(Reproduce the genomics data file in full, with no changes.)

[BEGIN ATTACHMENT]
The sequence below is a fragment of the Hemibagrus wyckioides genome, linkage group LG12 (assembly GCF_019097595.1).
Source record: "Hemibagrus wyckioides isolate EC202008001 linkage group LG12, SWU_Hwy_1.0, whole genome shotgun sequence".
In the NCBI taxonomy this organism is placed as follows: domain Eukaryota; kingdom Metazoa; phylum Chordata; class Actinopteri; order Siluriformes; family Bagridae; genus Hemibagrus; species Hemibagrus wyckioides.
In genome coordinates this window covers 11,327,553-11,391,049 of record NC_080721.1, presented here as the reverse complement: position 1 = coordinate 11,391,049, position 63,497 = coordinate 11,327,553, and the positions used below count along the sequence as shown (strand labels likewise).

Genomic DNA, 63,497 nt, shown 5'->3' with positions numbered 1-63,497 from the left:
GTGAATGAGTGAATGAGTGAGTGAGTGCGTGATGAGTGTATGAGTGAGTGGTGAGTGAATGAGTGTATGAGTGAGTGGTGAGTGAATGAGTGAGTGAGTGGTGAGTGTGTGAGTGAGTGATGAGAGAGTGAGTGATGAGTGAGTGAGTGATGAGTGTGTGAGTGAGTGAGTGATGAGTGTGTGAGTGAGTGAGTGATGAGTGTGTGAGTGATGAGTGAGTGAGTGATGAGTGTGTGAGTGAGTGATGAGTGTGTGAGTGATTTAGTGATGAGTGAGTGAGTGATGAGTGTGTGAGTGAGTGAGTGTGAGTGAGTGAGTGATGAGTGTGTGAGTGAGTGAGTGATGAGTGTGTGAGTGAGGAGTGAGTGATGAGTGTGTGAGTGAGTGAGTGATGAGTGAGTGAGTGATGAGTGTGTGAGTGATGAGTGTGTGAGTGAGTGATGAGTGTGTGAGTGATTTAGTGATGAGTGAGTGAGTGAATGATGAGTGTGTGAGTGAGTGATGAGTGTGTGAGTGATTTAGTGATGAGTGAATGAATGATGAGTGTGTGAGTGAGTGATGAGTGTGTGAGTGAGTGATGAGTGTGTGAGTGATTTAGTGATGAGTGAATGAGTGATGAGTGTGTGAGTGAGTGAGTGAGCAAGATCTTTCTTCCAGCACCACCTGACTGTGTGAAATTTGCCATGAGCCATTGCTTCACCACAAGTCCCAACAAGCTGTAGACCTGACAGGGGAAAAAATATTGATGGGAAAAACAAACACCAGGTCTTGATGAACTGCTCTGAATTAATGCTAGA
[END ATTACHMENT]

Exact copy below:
The sequence below is a fragment of the Hemibagrus wyckioides genome, linkage group LG12 (assembly GCF_019097595.1).
Source record: "Hemibagrus wyckioides isolate EC202008001 linkage group LG12, SWU_Hwy_1.0, whole genome shotgun sequence".
In the NCBI taxonomy this organism is placed as follows: domain Eukaryota; kingdom Metazoa; phylum Chordata; class Actinopteri; order Siluriformes; family Bagridae; genus Hemibagrus; species Hemibagrus wyckioides.
In genome coordinates this window covers 11,327,553-11,391,049 of record NC_080721.1, presented here as the reverse complement: position 1 = coordinate 11,391,049, position 63,497 = coordinate 11,327,553, and the positions used below count along the sequence as shown (strand labels likewise).

Genomic DNA, 63,497 nt, shown 5'->3' with positions numbered 1-63,497 from the left:
GTGAATGAGTGAATGAGTGAGTGAGTGCGTGATGAGTGTATGAGTGAGTGGTGAGTGAATGAGTGTATGAGTGAGTGGTGAGTGAATGAGTGAGTGAGTGGTGAGTGTGTGAGTGAGTGATGAGAGAGTGAGTGATGAGTGAGTGAGTGATGAGTGTGTGAGTGAGTGAGTGATGAGTGTGTGAGTGAGTGAGTGATGAGTGTGTGAGTGATGAGTGAGTGAGTGATGAGTGTGTGAGTGAGTGATGAGTGTGTGAGTGATTTAGTGATGAGTGAGTGAGTGATGAGTGTGTGAGTGAGTGAGTGTGAGTGAGTGAGTGATGAGTGTGTGAGTGAGTGAGTGATGAGTGTGTGAGTGAGGAGTGAGTGATGAGTGTGTGAGTGAGTGAGTGATGAGTGAGTGAGTGATGAGTGTGTGAGTGATGAGTGTGTGAGTGAGTGATGAGTGTGTGAGTGATTTAGTGATGAGTGAGTGAGTGAATGATGAGTGTGTGAGTGAGTGATGAGTGTGTGAGTGATTTAGTGATGAGTGAATGAATGATGAGTGTGTGAGTGAGTGATGAGTGTGTGAGTGAGTGATGAGTGTGTGAGTGATTTAGTGATGAGTGAATGAGTGATGAGTGTGTGAGTGAGTGAGTGAGCAAGATCTTTCTTCCAGCACCACCTGACTGTGTGAAATTTGCCATGAGCCATTGCTTCACCACAAGTCCCAACAAGCTGTAGACCTGACAGGGGAAAAAATATTGATGGGAAAAACAAACACCAGGTCTTGATGAACTGCTCTGAATTAATGCTAGA